Date of Award:

5-2012

Document Type:

Thesis

Degree Name:

Master of Science (MS)

Department:

Civil and Environmental Engineering

Committee Chair(s)

David E. Rosenberg

Committee

David E. Rosenberg

Committee

Laurie S. McNeill

Committee

Mac McKee

Committee

Gerald Sehlke

Abstract

The thesis develops an integrated approach to model heterogeneous household water and energy end-uses and their linkages. The approach considers variations in behavioral and technological water-and-energy-use factors that affect indoor residential water- and energy-use in the U.S. Here, we use a recent, large, national, disaggregated household dataset of potable hot and cold water end-uses collected from eleven cities. We also use national energy data to estimate heterogeneous energy-uses for household water appliances including toilets, showers, faucets, clothes-washers, and dishwashers. First, probability distributions of water- and energy-use factors are identified, correlated, and compared among study sites. Then Monte Carlo simulations are used to calculate probability distributions for estimated households’ water-and-energy-uses. Finally, linear regressions are used to find the relative effects of water and energy factors on household energy-use. Results show that water and energy distributions among households are heavily skewed, with the largest 14.6% of the users consuming 30.5% and 33.1% of water and energy, respectively. Water heater dispense temperature followed by faucet flowrate have the highest relative effect on household energy-use and should be targeted to reduce household energy use. The approach improves prior homogenous and deterministic water-energy models and can help utilities select and size cost-effective collaborative water and energy conservation actions.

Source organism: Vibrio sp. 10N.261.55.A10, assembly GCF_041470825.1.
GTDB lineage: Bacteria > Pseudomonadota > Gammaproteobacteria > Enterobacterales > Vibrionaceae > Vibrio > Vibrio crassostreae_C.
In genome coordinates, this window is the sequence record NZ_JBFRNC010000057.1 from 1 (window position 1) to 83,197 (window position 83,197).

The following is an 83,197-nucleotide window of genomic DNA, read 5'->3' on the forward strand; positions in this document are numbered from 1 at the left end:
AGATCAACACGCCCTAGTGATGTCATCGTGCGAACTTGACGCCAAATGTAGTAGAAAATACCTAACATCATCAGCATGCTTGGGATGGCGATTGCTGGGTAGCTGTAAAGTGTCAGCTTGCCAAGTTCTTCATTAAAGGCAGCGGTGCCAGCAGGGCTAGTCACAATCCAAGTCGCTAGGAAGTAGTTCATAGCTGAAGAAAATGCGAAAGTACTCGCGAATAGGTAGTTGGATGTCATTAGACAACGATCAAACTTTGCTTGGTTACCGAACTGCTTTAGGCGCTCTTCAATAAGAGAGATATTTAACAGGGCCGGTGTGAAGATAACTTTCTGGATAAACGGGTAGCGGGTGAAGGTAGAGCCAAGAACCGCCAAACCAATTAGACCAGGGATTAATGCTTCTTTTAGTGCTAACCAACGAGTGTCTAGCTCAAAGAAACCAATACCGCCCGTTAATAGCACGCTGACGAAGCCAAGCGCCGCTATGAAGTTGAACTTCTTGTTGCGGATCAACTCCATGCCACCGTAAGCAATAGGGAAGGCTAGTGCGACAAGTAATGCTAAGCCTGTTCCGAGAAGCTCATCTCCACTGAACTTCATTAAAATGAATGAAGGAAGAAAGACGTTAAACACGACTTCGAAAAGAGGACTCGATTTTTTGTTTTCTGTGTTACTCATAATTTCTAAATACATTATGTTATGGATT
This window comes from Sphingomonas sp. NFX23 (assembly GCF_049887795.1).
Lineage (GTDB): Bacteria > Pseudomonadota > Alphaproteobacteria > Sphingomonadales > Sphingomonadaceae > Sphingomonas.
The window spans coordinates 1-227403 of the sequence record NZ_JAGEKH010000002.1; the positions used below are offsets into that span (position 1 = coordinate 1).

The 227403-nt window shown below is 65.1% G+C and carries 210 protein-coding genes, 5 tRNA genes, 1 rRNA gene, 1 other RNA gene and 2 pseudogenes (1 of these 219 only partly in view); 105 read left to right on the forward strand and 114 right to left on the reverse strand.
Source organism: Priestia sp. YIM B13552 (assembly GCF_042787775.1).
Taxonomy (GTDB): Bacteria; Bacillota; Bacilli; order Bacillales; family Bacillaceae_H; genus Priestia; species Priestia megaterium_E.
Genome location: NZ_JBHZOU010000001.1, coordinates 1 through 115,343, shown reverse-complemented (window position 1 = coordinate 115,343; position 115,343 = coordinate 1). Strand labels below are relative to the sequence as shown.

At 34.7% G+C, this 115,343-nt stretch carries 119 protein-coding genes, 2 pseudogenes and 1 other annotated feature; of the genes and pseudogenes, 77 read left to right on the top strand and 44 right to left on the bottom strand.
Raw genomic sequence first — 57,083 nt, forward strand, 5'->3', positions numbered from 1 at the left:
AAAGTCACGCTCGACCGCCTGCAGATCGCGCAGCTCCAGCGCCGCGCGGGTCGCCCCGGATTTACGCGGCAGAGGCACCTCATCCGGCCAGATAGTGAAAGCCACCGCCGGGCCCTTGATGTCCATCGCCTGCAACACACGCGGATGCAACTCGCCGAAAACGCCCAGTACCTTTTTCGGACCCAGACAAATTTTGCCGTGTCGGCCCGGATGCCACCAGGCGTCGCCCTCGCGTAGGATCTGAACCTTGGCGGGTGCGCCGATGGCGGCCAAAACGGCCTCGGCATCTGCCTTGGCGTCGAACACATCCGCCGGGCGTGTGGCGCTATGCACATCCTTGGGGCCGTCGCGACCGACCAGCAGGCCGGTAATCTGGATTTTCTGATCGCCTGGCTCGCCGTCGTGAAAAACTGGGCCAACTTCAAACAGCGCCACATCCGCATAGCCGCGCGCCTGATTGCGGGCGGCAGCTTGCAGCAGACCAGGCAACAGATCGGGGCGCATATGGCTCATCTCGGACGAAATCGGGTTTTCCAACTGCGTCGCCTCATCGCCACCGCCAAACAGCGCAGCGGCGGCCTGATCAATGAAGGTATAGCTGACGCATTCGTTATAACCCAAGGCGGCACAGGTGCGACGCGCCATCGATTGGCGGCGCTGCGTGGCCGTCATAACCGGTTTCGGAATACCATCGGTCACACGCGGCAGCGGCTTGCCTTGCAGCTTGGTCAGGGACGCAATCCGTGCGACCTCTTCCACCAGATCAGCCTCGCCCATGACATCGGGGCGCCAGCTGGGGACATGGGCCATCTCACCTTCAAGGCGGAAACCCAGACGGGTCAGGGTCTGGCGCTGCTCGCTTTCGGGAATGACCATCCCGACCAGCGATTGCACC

Checksum

356fd816a444a4656af6d8e3458a4795

Comments

This work made publicly available electronically on September 18, 2012.

Share

COinS